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Forum I: Power and separation of powers in the Church — Com-mon participation and sharing in the mission
Fundamental Text
 Adopted on December 3, 2020 Published on the website (only for members of the synodal assembly) on January 22, 2021 Information about the whole process: 
Chairpersons of the Forum I:
Bishop Dr. Franz-Josef Overbeck
(German Bishops' Conference) and
Dr. Claudia Luecking-Michel
(Central Committee of German Catholics)
Synodal Forum I: Fundamental Text 2
- Introduction - The program in brief overview - Part I: Reforming the own power structures as a basic process of a Church on the way - 1. Where do we stand and what lies ahead? - 2. We have understood! - 3. We are on a path of learning - 4. We want to learn to live theological diversity in ecclesial unity - 5. We follow the ambition to be a sign and instrument of unity and salvation - Part II: Necessary steps on the way to reform the Church’s power structures - 6. We need clear terms and precise distinctions - 7. We define standards and criteria together - 8. We address access requirements and promote competencies - 9. We describe fields of action and decision-making procedures
Synodal Forum I: Fundamental Text 3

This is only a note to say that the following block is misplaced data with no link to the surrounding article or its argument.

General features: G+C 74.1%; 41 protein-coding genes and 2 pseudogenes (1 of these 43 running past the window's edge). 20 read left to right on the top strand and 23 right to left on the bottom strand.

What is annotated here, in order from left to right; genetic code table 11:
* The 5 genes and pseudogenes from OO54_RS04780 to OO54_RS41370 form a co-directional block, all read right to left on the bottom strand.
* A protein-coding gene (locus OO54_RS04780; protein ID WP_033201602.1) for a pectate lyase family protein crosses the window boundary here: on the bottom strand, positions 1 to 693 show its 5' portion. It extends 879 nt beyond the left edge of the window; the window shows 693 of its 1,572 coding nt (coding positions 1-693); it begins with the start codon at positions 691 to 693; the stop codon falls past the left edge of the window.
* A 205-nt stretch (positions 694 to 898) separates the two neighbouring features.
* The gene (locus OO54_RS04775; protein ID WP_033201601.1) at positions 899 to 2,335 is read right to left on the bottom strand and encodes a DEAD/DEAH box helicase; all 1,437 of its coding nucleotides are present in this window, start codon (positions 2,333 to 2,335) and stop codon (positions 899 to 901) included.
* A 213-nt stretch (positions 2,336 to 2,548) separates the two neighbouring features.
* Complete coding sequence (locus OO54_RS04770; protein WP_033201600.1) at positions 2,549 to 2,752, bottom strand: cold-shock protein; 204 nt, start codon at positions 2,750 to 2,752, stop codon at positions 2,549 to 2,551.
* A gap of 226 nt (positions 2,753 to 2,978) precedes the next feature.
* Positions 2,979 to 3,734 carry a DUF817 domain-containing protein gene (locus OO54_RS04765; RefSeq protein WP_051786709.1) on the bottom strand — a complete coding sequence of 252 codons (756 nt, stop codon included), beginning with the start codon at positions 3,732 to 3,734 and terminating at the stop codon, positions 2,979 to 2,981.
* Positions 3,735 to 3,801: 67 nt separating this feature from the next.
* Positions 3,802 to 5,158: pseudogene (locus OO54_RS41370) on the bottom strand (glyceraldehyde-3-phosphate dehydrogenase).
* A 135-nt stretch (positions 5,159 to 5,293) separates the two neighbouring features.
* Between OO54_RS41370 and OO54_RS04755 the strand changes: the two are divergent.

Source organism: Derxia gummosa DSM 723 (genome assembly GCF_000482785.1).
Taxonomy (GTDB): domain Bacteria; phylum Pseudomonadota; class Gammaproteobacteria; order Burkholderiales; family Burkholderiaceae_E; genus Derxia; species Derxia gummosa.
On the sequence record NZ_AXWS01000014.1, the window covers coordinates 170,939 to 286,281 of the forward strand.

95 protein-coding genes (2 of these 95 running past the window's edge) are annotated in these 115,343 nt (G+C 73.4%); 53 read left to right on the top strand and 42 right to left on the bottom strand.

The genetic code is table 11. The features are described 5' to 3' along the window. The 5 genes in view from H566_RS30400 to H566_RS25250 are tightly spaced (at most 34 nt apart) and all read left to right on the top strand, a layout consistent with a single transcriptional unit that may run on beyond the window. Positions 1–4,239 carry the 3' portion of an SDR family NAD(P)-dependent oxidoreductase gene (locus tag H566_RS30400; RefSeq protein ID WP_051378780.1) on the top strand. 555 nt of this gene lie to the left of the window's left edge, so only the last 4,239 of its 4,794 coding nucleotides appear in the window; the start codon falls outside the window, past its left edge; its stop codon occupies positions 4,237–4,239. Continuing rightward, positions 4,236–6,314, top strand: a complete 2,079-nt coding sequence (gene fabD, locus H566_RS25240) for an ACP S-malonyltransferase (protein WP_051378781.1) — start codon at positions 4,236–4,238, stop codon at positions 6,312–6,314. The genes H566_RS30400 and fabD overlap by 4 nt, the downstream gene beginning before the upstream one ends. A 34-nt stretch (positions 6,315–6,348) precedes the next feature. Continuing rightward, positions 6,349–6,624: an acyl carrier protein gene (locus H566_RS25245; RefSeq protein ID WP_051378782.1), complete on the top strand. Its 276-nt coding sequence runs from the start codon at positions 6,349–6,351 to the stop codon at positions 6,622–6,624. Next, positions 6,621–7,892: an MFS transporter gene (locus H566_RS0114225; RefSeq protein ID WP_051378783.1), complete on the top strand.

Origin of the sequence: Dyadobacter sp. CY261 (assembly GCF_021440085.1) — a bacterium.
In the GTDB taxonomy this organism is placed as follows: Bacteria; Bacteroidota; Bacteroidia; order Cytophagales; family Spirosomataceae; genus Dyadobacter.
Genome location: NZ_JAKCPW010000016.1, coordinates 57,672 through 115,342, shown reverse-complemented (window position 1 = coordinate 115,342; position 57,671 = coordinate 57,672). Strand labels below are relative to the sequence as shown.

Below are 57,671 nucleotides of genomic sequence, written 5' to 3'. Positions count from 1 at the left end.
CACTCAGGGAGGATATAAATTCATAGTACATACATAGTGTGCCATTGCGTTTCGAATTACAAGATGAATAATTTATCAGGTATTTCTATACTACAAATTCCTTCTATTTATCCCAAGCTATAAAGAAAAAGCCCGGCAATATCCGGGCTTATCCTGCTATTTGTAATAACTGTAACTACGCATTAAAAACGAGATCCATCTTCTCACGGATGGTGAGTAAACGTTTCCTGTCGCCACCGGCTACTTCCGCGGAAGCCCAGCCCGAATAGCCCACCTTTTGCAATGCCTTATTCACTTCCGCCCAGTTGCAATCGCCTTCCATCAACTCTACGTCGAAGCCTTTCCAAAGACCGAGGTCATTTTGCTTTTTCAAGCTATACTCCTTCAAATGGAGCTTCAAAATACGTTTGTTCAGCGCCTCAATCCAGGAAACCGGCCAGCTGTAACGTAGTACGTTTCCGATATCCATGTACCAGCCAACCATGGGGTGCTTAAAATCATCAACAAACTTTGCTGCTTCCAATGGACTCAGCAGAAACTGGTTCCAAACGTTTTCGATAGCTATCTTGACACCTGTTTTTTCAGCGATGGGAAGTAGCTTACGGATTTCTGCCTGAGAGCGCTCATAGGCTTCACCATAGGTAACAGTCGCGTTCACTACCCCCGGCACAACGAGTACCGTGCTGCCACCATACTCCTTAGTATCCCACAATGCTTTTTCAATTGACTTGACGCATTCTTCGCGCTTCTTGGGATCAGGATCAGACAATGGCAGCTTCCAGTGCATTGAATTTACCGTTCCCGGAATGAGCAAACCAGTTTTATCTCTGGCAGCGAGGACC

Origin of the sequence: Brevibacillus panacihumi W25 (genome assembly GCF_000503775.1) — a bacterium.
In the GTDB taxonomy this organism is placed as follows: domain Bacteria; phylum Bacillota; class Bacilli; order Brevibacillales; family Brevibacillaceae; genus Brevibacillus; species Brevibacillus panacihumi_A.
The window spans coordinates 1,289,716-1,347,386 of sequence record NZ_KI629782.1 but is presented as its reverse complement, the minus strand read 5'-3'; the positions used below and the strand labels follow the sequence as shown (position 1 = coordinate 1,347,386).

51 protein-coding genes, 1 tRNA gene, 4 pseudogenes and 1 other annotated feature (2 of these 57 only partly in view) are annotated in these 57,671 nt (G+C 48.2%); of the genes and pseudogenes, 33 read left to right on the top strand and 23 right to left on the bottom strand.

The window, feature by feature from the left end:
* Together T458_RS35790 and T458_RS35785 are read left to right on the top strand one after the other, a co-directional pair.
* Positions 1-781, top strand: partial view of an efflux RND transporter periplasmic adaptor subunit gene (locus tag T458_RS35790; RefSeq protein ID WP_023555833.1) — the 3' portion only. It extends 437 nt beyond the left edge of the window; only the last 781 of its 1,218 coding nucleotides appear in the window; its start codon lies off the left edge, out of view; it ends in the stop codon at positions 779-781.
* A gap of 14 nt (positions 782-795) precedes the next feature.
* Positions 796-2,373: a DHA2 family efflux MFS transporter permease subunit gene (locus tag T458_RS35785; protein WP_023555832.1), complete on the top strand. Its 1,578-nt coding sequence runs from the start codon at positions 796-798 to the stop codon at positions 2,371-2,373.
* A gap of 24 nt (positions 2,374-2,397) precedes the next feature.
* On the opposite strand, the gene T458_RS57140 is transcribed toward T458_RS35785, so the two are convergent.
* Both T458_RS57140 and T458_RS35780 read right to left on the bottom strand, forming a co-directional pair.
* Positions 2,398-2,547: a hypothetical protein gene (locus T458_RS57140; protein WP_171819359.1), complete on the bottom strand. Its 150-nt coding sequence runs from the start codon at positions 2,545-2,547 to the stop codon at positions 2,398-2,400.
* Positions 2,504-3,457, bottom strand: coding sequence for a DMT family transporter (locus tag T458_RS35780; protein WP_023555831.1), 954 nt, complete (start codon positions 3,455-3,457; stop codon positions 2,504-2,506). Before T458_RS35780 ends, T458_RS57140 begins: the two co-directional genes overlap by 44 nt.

The Catholic Church is in a deep crisis. She can fulfill her mission only if she recognizes the character, causes and dimensions of this crisis, faces up to it and seriously works on solutions. The crisis of the Church must be described in a larger context of social and cultural processes of change, but it cannot be limited to such general factors. On the one hand, there are internal tensions between the Church’s doctrine and her practice. On the other hand, there is a gap between how power is actually conceived and exercised in the Church on the one hand, and the demands of the Gospel and the standards of a pluralistic, open society in a democratic constitutional state on the other. It is about the conversion and renewal of the Church with regard to her order of power. For, according to Lumen Gentium 8, the church is not only a spiritual entity. She is also a society constituted in and for this world. A look at history shows that at different times and depending on the socio-cultural environment and current challenges, there were many ways of shaping these structures of the Catholic Church that can be evaluated differently from today’s perspective. In the light of Holy Scripture and the Second Vatican Council, they can and should be put to the test anew. The sense of faith of the People of God calls for more shared responsibility, cooperative action, and enforceable rights of participation. In the abuse scandal, the crisis is coming to a head. The MHG study has shown impres-sively and in disturbing variety that sexualized violence by clerics against children and adolescents, the cover-up of acts, and the protection of perpetrators, have not only indi-vidual psychological causes, but also systemic ones. What comes into view above all is the prevailing internal power structure of the Church, which has favored certain criminal and transgressive acts and made it more difficult to combat them internally and to coope-rate with the state authorities. It is therefore all the more important that those responsible in the Church undertake a critical self-examination of these structural and conceptual factors that enable or promote the abuse of power. The task is to develop standards and criteria for concretizations that serve a valid and sustainable spiritual and structural re-newal.  As the synodal assembly of the Catholic Church in Germany, we therefore recognize a central challenge in conscientious and self-critical reflection, as well as in an effective reform of internal power structures within the Church, in order to realize the mission of the Church in the world of today. If the Church wants to be able to assert spiritual and moral authority both internally and externally, her understanding and use of power must be critically examined and, if necessary, reorganized: Does this power of the Church really serve the proclamation of the Gospel and the people? Where does it become in-dependent? Where does it promote and where does it hinder experiences of the unli-mited creative life power of God?  An examination of the order of power in the Church would be necessary in any case for reasons of successful inculturation into a democratic society based on the rule of law. This is not about an uncritical adoption of social practice. Inculturation is not a one-way street. The Church always has a prophetic-critical mission toward its social partners.1  And of course it cannot be overlooked that democracy as a political system and as a way of life is also subject to manifold dangers. Nevertheless, since Pius XII, popes have repeatedly given democracy a preferential position as a form of government.2 The Se-